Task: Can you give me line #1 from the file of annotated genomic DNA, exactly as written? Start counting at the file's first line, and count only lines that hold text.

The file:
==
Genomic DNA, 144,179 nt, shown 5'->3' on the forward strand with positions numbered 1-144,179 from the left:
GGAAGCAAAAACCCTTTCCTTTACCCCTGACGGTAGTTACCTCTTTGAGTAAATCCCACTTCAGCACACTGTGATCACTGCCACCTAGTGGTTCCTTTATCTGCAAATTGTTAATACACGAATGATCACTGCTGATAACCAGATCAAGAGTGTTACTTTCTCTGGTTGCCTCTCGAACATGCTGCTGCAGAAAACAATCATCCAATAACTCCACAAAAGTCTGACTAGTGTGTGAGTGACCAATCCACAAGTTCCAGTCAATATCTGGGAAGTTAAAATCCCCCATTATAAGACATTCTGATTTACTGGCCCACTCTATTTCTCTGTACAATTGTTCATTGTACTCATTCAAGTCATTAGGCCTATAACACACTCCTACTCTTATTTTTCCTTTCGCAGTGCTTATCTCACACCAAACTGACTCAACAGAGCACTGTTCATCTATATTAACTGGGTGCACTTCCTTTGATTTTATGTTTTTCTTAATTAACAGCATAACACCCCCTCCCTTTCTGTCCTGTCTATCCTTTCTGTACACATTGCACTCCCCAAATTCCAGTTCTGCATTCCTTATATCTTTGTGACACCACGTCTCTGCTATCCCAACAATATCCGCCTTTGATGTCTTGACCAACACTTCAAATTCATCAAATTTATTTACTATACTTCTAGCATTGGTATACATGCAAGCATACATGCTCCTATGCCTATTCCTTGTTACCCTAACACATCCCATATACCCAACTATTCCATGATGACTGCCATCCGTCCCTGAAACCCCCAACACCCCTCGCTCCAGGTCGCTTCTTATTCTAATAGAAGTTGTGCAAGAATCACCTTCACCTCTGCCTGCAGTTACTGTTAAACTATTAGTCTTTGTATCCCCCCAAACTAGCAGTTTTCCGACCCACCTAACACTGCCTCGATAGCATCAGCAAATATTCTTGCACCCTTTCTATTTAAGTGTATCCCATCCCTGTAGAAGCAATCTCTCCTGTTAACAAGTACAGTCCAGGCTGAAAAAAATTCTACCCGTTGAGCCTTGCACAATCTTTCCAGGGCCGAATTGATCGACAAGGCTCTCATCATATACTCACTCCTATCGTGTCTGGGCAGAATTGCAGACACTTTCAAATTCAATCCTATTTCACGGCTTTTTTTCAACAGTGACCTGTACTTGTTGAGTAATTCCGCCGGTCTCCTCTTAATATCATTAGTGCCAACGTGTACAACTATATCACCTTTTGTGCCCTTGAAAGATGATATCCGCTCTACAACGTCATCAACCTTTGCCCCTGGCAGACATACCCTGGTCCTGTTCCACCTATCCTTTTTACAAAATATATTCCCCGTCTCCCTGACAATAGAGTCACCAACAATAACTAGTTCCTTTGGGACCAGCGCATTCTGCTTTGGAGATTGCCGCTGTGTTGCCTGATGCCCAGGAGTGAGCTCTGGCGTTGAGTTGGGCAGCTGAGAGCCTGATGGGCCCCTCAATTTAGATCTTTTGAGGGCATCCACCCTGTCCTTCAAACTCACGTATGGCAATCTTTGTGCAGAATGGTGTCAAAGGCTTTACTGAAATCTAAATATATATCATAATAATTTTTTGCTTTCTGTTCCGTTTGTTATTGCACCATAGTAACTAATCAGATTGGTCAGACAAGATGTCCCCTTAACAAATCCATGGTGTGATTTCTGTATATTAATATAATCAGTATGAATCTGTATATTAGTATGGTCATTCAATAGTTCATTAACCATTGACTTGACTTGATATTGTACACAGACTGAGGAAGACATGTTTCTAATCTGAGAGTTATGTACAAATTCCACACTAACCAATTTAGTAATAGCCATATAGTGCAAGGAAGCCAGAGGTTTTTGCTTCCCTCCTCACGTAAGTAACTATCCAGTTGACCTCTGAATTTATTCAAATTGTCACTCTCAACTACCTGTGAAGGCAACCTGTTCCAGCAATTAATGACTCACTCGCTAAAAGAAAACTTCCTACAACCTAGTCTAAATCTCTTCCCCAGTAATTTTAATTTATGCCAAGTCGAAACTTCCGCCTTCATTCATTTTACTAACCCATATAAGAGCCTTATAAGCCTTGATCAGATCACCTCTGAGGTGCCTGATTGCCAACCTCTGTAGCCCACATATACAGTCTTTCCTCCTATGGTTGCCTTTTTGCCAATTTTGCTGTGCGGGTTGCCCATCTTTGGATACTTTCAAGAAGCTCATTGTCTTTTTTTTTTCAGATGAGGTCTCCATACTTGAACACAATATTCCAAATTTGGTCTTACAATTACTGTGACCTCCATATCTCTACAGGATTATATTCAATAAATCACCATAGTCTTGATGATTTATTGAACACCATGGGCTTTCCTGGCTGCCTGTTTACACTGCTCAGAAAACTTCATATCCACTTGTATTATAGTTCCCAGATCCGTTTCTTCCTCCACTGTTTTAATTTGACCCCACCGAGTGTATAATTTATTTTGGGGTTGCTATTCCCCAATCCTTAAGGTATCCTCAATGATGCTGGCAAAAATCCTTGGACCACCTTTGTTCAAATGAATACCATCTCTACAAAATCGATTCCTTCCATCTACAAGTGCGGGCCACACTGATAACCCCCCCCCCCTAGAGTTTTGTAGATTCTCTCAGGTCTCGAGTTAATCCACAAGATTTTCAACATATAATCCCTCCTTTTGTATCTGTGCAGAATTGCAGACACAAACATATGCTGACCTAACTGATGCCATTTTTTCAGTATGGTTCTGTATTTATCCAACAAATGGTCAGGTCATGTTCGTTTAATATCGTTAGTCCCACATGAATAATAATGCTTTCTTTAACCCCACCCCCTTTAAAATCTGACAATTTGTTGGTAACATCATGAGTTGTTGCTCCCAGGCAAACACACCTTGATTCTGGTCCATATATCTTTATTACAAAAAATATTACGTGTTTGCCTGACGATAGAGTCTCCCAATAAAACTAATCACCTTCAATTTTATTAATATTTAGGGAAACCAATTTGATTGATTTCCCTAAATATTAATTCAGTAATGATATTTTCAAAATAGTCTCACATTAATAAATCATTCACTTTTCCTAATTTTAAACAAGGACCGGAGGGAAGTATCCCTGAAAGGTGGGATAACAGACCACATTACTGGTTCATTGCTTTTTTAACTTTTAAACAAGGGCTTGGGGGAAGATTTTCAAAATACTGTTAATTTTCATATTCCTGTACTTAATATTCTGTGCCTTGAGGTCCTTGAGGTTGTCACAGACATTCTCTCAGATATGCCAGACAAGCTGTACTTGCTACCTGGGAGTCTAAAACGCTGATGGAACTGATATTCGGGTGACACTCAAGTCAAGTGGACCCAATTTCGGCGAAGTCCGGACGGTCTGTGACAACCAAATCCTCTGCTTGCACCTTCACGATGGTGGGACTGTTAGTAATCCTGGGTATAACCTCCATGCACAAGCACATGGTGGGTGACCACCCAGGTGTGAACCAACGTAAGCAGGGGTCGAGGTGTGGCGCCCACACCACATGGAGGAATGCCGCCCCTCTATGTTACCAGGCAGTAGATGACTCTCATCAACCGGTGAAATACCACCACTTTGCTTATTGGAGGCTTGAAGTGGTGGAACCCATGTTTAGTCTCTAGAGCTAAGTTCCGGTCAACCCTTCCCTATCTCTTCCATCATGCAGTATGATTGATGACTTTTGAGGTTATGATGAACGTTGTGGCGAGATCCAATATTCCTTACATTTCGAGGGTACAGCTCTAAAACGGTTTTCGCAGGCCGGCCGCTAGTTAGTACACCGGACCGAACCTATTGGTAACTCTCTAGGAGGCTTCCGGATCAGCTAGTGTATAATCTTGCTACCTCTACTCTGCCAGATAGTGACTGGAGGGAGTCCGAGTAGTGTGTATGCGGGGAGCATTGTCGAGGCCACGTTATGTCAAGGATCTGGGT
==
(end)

Genomic DNA, 144,179 nt, shown 5'->3' on the forward strand with positions numbered 1-144,179 from the left: